Charles poured the remainder of his flask into James’ cup.

“Or maybe even trade places. Yeah, I think I’d just trade places.”

“Now don’t go say nothin’ like that, you hear? You’re carryin’ the weight of this with you and that ain’t fair cause ain’t nothin’ can be done ‘bout it. Best thing you can do is live. That’s how we honor the dead you hear? We jus’ gotta live. Now how’d this fella die?”

“He was hit by a drunk driver, this asshole of a driver.”

Charles took in a deep sniff. “Well it weren’t you who was drivin’, now was it?”

“Heh, well-“

“- Then there ain’t nothin’ t’ feel guilty ‘bout. Prolly doesn’t do much good for your heart to be drinkin’ too. Hair ah the dog don’t work with death.”

“You’re kind of a c-contradiction, old man, you know that?”

Charles leaned back in his seat. “Anyone who ain’t is dead, I spose.”

“I’ll d-drink to that.”

Charles leaned forward and thought about reaching his arm out to place a hand on James. Would that be ah’ comfort, he thought. Jonas always hates it when I touch him n’ public. 

“How did you’re wife go c-c-comatose?”

“Ah hell, I don’t know all the right words that the doc uses, but I guess this gasket in her brain burst an’ got all this blood in her head. Put her t’ sleep just like that, while we were out for a walk as it were.”

“How l-long ago?”

“’Bout six months. The blood is pretty much pooled up in her skull, and liquid is getting’ and stayin’ in her lungs. She needs a machine t’ breath, t’ pump in the air. Guess I came t’ terms with her dyin’ a few months ago, but I just ain’t ready t’ let her go.”

“It’s understandable. Being stuck in limbo, you know, it’s undes-s-s-ierable.”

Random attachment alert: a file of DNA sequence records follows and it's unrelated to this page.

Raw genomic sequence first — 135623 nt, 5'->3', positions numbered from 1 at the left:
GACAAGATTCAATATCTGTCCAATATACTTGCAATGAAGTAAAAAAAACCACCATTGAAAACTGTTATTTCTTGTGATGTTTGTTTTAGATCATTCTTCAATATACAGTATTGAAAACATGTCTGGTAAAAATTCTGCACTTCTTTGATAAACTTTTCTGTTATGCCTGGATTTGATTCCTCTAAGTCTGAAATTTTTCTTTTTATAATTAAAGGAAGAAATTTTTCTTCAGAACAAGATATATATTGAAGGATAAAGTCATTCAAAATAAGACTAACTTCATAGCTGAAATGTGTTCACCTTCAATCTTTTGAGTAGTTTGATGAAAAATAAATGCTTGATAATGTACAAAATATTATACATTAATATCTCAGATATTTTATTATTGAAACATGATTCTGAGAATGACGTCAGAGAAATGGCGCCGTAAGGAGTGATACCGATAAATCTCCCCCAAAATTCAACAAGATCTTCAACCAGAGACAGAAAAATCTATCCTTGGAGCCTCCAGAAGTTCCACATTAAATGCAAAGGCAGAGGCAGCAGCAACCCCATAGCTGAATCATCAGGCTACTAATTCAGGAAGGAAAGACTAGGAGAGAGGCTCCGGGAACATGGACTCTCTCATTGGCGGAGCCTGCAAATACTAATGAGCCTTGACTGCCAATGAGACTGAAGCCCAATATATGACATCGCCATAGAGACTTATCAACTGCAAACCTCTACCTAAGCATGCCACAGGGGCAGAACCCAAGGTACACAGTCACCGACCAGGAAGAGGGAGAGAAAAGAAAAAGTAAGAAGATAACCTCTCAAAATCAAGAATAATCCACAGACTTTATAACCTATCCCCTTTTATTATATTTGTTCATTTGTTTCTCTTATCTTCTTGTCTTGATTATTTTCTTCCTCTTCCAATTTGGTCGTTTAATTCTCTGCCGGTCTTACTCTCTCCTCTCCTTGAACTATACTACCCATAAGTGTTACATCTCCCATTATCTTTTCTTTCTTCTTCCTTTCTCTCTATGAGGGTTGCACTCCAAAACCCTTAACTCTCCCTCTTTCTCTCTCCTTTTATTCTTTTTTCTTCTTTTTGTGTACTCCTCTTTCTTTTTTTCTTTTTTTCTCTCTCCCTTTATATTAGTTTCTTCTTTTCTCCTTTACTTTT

“You sure you’re okay kiddo? You know Jenny was stammerin’ like that right before-“

“-oh God-“

A loud crack broke the monotony of the gas station, enough to rouse the cashier. Charles turned around to the window looking out on one of the town’s two main roads. The street, the sidewalk, a trash can, buildings, shadows, all split up by a wide spread strip of midnight red running from the bottom of the windowsill and reaching to the upper end of the glass, punctuated by a collision splatter with extending cracks at it’s beginning.

“Well goddamn…”

Charles stood from the booth and moved the window. Stretched out on the side walk below, with twists and squalor, trembled a long pink neck, bending in too many directions, poking into a ruffled mass of black silk feathers, swimming in a sea of fresh crimson, twitching slightly with the movement of a body that hasn’t yet figured out it’s dead.  Vultures have so many nerves in their neck that they can remain active for up to an hour before rigor mortis sets in. Pink Eye was gone, bits of me still in her.